The moment you realise you’re now an experienced teacher is very strange. It happened to me last year when I had to observe a trainee who was, I hate to say it, rather hopeless. She spoke so quietly I could barely hear her, she let exercises drag on far too long and her attempts to get the students to listen were half-hearted to say the least. I remember watching her and thinking, ‘Was I ever this bad? I don’t think so.’ It shows just how far you’ve come when you can watch someone else and pinpoint exactly what they need to do in order to improve their practice. When you realise you have years’ worth of advice to give and wisdom to impart. That’s when you know you’re fully established, and it’s incredibly empowering.

8) Lots of people think they could do your job. You know they couldn’t.

Teaching is one of those jobs that everyone has an opinion on. Everyone thinks they could control a class of kids, despite sometimes not being able to cope with their own. People think we waltz in at nine and out at three and that we do it for the holidays. Nonsense, all of it. Most of us are in and working long before the kids arrive, and we’re there long after. Planning and teaching lessons is taxing enough, but then there are breaktime duties and marking to be done and data to be input. Our days are frenetic and exhausting. Sometimes I don’t even get time to pee. Often the holidays are the only thing standing between us and burnout, so it’s frustrating when people begrudge us them. I’m not claiming for one moment that teaching is the hardest job in the world because it’s not. But it is a lot harder than many people realise, and those who disparage the profession are invariably the ones who definitely could not do it themselves.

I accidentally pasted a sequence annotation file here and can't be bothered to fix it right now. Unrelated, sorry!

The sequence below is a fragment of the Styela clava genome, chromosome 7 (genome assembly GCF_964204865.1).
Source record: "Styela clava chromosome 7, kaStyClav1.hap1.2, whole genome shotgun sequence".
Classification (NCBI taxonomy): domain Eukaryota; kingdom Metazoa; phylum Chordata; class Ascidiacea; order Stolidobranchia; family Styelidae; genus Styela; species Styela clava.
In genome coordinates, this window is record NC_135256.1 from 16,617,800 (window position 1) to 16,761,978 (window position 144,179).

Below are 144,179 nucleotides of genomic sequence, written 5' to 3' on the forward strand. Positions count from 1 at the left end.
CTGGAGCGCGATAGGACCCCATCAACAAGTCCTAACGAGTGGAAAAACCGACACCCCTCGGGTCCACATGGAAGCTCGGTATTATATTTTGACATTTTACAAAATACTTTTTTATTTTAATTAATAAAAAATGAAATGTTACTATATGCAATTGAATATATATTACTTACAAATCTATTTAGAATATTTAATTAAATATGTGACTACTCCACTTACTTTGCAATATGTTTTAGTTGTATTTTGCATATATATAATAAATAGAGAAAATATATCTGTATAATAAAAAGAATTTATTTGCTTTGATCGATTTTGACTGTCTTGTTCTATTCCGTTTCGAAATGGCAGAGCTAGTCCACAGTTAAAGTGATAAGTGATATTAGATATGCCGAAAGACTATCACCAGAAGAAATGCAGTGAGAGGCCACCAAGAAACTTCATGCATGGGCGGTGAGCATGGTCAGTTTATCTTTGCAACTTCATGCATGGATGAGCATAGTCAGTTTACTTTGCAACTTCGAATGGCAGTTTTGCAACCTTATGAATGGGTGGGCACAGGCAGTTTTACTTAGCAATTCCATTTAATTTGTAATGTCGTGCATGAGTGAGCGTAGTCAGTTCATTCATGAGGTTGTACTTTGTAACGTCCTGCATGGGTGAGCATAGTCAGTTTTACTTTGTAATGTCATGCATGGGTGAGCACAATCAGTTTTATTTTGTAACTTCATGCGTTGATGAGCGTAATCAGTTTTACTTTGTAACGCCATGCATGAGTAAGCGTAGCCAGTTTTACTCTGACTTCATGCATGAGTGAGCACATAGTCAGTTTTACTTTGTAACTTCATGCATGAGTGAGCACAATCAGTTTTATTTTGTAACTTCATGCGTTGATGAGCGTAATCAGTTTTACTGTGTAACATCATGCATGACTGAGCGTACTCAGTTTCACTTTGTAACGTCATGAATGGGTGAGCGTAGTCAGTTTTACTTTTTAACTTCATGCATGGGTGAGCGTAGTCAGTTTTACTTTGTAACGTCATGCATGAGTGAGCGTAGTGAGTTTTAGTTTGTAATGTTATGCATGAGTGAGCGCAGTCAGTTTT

So there we have it. This list is by no means exhaustive. I could prattle on for days about all the things I’ve learned over the last five years, and I’m very conscious that I still have an awfully long way to go. When teaching gets hard, as it sometimes does, I try to keep things in perspective by reminding myself of these aforementioned lessons. Perspective is essential for anyone working with children, whether they’re an educator, support staff or something else entirely. Without it they’ll drive you mad, but it doesn’t have to be that way. If you can do what I do and keep these lessons in mind then you’ll get on just fine. Mostly anyway.

Lauren Phillips is a language teacher and writer with a deep love of words in all their forms. She uses writing to help her process her own tangled thoughts.